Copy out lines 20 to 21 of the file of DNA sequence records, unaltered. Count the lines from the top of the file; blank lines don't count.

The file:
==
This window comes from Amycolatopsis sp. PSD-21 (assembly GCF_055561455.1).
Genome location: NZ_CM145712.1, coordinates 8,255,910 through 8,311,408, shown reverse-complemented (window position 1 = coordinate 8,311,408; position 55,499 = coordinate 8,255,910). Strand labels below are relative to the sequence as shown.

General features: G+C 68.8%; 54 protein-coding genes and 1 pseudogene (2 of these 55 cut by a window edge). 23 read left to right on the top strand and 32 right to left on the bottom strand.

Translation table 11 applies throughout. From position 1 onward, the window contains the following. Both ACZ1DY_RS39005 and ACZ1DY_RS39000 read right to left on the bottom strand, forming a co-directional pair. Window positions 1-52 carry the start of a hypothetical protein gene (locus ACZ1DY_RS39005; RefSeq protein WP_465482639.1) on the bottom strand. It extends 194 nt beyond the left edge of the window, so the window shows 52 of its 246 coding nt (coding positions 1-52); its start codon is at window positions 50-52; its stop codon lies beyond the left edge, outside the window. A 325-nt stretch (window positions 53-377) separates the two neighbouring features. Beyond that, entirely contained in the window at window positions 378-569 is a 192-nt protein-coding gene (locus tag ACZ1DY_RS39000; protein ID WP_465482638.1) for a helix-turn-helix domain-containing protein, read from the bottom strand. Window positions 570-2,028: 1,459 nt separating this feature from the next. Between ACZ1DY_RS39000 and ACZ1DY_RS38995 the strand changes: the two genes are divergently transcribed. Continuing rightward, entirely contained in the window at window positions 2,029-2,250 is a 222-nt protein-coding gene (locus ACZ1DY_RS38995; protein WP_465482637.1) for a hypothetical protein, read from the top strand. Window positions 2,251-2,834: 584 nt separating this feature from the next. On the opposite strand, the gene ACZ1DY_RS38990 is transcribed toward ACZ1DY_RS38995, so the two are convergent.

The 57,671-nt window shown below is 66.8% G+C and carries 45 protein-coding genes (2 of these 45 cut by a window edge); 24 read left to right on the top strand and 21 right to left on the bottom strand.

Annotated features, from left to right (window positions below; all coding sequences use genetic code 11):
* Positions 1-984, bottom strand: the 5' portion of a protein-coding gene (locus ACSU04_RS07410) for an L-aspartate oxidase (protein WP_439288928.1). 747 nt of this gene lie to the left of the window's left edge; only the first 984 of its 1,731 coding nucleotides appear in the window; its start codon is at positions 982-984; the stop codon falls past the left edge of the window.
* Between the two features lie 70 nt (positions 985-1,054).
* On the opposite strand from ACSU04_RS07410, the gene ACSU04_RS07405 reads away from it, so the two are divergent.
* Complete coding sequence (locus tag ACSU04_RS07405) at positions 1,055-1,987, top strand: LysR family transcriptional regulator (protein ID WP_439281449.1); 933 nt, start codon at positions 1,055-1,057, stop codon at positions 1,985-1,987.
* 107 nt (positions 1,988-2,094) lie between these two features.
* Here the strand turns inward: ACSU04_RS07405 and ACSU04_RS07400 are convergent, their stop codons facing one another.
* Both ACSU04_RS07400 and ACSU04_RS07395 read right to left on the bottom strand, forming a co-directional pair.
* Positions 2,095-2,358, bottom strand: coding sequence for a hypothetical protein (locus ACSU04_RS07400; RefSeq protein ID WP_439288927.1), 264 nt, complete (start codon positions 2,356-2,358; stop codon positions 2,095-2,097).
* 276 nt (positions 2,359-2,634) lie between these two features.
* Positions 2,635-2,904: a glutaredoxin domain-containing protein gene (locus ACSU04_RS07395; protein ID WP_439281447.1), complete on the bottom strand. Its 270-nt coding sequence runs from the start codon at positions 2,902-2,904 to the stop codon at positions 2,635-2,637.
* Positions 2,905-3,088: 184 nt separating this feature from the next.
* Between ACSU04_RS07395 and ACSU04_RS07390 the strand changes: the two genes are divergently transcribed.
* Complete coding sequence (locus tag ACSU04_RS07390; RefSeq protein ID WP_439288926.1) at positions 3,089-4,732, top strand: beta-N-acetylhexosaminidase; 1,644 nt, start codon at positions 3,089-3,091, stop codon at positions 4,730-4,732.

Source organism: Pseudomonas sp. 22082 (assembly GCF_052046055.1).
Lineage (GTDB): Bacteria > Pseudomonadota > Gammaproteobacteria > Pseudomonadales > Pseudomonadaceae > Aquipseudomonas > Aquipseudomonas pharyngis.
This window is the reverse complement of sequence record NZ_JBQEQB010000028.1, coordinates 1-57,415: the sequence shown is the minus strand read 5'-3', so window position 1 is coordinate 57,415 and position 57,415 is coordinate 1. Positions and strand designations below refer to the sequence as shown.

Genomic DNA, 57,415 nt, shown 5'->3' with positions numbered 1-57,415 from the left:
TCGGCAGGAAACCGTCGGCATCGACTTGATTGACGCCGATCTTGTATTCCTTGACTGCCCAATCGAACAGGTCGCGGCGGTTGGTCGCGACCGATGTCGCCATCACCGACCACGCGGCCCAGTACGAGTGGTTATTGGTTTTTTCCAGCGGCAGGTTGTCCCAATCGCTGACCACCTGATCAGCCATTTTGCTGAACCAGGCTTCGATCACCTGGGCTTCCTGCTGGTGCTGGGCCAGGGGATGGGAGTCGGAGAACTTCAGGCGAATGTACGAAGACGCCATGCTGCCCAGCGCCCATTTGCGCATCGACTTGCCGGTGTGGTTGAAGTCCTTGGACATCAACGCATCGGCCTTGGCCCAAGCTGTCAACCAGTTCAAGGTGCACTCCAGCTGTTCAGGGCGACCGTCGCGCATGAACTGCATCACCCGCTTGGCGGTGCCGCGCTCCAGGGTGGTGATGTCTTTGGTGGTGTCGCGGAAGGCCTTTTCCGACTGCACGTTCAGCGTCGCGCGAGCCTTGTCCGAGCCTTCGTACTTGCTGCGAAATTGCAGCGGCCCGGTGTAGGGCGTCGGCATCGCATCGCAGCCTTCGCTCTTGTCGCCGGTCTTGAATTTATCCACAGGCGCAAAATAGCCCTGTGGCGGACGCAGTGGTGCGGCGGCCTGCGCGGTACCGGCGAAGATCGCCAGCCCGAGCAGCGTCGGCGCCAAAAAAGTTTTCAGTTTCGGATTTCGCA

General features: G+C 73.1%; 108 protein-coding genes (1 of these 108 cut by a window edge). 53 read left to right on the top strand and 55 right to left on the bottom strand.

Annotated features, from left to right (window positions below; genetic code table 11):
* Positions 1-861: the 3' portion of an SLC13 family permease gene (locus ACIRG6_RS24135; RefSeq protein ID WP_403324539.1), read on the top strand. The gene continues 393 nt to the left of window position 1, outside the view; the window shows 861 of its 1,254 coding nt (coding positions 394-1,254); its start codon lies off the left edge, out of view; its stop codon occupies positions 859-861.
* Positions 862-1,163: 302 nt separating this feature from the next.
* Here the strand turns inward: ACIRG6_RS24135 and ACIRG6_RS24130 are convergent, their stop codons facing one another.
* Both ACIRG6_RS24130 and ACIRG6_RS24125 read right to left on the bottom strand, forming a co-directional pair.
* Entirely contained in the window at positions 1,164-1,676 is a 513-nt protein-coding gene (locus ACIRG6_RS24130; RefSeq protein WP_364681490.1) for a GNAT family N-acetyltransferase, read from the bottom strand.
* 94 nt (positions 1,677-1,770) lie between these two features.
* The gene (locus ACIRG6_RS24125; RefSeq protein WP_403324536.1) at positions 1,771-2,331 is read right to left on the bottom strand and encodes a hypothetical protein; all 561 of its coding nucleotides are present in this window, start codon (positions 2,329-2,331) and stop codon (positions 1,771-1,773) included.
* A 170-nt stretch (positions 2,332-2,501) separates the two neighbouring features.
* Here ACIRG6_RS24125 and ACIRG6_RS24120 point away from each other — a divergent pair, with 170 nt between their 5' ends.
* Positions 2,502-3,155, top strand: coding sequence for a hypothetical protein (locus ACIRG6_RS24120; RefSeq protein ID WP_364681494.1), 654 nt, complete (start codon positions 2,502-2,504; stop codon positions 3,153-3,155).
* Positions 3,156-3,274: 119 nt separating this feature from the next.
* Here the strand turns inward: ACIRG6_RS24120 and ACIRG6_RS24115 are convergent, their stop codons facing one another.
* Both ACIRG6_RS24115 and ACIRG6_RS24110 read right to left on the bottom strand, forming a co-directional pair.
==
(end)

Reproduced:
Source organism: Pseudomonas sp. 22082 (assembly GCF_052046055.1).
Lineage (GTDB): Bacteria > Pseudomonadota > Gammaproteobacteria > Pseudomonadales > Pseudomonadaceae > Aquipseudomonas > Aquipseudomonas pharyngis.